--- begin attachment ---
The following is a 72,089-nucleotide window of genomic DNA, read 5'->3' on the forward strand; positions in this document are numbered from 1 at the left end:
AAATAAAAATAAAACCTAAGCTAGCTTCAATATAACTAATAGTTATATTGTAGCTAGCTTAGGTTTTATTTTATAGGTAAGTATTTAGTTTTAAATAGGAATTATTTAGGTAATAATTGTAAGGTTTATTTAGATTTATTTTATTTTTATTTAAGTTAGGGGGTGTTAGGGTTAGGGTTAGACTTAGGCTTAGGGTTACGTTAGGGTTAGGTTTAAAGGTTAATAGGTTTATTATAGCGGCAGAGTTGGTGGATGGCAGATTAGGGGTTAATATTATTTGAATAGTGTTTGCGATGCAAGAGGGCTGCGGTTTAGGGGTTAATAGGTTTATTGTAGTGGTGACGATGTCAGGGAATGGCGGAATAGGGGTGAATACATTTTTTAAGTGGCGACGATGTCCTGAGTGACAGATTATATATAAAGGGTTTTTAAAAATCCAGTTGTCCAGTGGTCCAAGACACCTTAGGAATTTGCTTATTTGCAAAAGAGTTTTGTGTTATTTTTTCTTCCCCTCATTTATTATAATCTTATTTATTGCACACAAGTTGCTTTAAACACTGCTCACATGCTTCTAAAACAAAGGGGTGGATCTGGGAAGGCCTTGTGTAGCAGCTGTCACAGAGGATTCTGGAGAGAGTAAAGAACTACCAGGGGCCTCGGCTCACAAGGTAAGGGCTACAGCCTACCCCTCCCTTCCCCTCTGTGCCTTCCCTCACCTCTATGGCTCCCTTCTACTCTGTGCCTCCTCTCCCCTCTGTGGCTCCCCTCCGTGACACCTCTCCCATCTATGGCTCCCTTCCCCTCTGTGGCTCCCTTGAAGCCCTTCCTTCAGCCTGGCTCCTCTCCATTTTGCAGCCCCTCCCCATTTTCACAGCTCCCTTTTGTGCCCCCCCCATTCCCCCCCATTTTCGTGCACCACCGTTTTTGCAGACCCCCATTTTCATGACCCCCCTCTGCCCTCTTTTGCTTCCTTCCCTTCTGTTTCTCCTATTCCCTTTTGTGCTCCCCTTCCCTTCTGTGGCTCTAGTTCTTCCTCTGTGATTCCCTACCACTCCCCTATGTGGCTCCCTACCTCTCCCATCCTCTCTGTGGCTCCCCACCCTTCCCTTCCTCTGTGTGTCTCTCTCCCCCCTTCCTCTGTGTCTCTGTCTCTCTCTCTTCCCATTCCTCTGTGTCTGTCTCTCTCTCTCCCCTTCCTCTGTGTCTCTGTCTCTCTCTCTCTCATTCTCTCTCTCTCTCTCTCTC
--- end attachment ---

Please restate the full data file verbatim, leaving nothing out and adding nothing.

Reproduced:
The following is a 72,089-nucleotide window of genomic DNA, read 5'->3' on the forward strand; positions in this document are numbered from 1 at the left end:
AAATAAAAATAAAACCTAAGCTAGCTTCAATATAACTAATAGTTATATTGTAGCTAGCTTAGGTTTTATTTTATAGGTAAGTATTTAGTTTTAAATAGGAATTATTTAGGTAATAATTGTAAGGTTTATTTAGATTTATTTTATTTTTATTTAAGTTAGGGGGTGTTAGGGTTAGGGTTAGACTTAGGCTTAGGGTTACGTTAGGGTTAGGTTTAAAGGTTAATAGGTTTATTATAGCGGCAGAGTTGGTGGATGGCAGATTAGGGGTTAATATTATTTGAATAGTGTTTGCGATGCAAGAGGGCTGCGGTTTAGGGGTTAATAGGTTTATTGTAGTGGTGACGATGTCAGGGAATGGCGGAATAGGGGTGAATACATTTTTTAAGTGGCGACGATGTCCTGAGTGACAGATTATATATAAAGGGTTTTTAAAAATCCAGTTGTCCAGTGGTCCAAGACACCTTAGGAATTTGCTTATTTGCAAAAGAGTTTTGTGTTATTTTTTCTTCCCCTCATTTATTATAATCTTATTTATTGCACACAAGTTGCTTTAAACACTGCTCACATGCTTCTAAAACAAAGGGGTGGATCTGGGAAGGCCTTGTGTAGCAGCTGTCACAGAGGATTCTGGAGAGAGTAAAGAACTACCAGGGGCCTCGGCTCACAAGGTAAGGGCTACAGCCTACCCCTCCCTTCCCCTCTGTGCCTTCCCTCACCTCTATGGCTCCCTTCTACTCTGTGCCTCCTCTCCCCTCTGTGGCTCCCCTCCGTGACACCTCTCCCATCTATGGCTCCCTTCCCCTCTGTGGCTCCCTTGAAGCCCTTCCTTCAGCCTGGCTCCTCTCCATTTTGCAGCCCCTCCCCATTTTCACAGCTCCCTTTTGTGCCCCCCCCATTCCCCCCCATTTTCGTGCACCACCGTTTTTGCAGACCCCCATTTTCATGACCCCCCTCTGCCCTCTTTTGCTTCCTTCCCTTCTGTTTCTCCTATTCCCTTTTGTGCTCCCCTTCCCTTCTGTGGCTCTAGTTCTTCCTCTGTGATTCCCTACCACTCCCCTATGTGGCTCCCTACCTCTCCCATCCTCTCTGTGGCTCCCCACCCTTCCCTTCCTCTGTGTGTCTCTCTCCCCCCTTCCTCTGTGTCTCTGTCTCTCTCTCTTCCCATTCCTCTGTGTCTGTCTCTCTCTCTCCCCTTCCTCTGTGTCTCTGTCTCTCTCTCTCTCATTCTCTCTCTCTCTCTCTCTC